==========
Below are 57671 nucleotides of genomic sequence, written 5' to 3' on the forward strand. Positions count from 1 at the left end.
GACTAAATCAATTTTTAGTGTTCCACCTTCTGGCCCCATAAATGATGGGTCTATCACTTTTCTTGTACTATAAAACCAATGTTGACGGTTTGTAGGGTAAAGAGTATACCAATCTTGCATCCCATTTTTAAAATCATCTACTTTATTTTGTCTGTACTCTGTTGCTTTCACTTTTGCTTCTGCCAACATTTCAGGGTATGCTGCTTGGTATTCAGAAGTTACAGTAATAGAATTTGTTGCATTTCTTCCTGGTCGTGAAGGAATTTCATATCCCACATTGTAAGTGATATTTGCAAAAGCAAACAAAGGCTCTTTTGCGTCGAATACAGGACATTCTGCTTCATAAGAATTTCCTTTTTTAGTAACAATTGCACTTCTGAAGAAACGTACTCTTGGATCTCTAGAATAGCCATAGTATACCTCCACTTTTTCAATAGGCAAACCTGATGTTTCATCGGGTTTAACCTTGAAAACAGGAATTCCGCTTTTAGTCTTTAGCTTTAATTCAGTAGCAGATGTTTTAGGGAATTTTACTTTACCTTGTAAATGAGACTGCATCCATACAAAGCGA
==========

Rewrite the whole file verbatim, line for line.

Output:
Below are 57671 nucleotides of genomic sequence, written 5' to 3' on the forward strand. Positions count from 1 at the left end.
GACTAAATCAATTTTTAGTGTTCCACCTTCTGGCCCCATAAATGATGGGTCTATCACTTTTCTTGTACTATAAAACCAATGTTGACGGTTTGTAGGGTAAAGAGTATACCAATCTTGCATCCCATTTTTAAAATCATCTACTTTATTTTGTCTGTACTCTGTTGCTTTCACTTTTGCTTCTGCCAACATTTCAGGGTATGCTGCTTGGTATTCAGAAGTTACAGTAATAGAATTTGTTGCATTTCTTCCTGGTCGTGAAGGAATTTCATATCCCACATTGTAAGTGATATTTGCAAAAGCAAACAAAGGCTCTTTTGCGTCGAATACAGGACATTCTGCTTCATAAGAATTTCCTTTTTTAGTAACAATTGCACTTCTGAAGAAACGTACTCTTGGATCTCTAGAATAGCCATAGTATACCTCCACTTTTTCAATAGGCAAACCTGATGTTTCATCGGGTTTAACCTTGAAAACAGGAATTCCGCTTTTAGTCTTTAGCTTTAATTCAGTAGCAGATGTTTTAGGGAATTTTACTTTACCTTGTAAATGAGACTGCATCCATACAAAGCGA